Wednesday, 12 May 2010

There's no pleasing the Eurocrats

You might expect some gratitude from the Eurozone that Britain has agreed to give some support to the Greek bailout.

The Financial Times reports that the reaction in Europe has been quite the opposite:
There were signs of a backlash on Tuesday against Britain for refusing to take part in the eurozone’s €750bn rescue plan with a senior French policymaker suggesting Europe would think hard about coming to the UK’s help in a sterling crisis.
Mr Jouyet, a former Europe minister who is close to President Nicolas Sarkozy, indicated that Britain could expect no guaranteed assistance from the eurozone.

“The British are most definitely going to be targeted given the political difficulties they have,” he told Europe1 radio.
According to the FT,
Charles Grant, director of the Centre for European Reform, said there was increasing anti-British feeling across the EU, fuelled by the belief that Britain had allowed its currency to depreciate to gain a competitive advantage.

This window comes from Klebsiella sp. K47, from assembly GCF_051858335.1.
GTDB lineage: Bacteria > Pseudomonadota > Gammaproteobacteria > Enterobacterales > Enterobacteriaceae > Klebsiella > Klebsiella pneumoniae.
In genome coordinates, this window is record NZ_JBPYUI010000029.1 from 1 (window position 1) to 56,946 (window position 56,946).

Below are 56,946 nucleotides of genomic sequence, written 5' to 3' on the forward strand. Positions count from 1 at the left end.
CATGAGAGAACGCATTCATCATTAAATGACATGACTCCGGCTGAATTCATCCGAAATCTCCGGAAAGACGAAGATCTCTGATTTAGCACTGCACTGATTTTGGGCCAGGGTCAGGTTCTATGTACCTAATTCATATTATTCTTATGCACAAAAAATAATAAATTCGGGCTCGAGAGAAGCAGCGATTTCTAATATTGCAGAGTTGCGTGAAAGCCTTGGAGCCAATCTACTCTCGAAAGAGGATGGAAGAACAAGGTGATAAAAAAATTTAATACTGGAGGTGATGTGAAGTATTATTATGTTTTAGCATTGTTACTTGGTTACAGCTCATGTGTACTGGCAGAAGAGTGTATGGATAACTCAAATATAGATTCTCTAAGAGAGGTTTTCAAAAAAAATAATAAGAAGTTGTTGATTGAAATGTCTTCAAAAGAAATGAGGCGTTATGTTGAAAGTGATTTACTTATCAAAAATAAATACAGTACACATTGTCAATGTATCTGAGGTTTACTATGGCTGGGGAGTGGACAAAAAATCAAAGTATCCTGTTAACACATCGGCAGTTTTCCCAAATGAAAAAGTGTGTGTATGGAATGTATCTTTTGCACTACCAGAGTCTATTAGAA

“People are fed up with the British; we are deeply unpopular,” Mr Grant said, warning that it would not be easy for the UK to find allies to help it on issues such as trying to revise an EU directive on hedge funds.

“Nobody will owe us any favours,” he said.

Mr Jouyet added there was now a three-speed Europe: the eurozone; Poland, Sweden and other countries sympathetic to the euro; and Britain.

And why, exactly, should we be 'sympathetic to the euro'? Why should we need to curry favour?

The sooner we can extricate ourselves from this diabolical club, the better.

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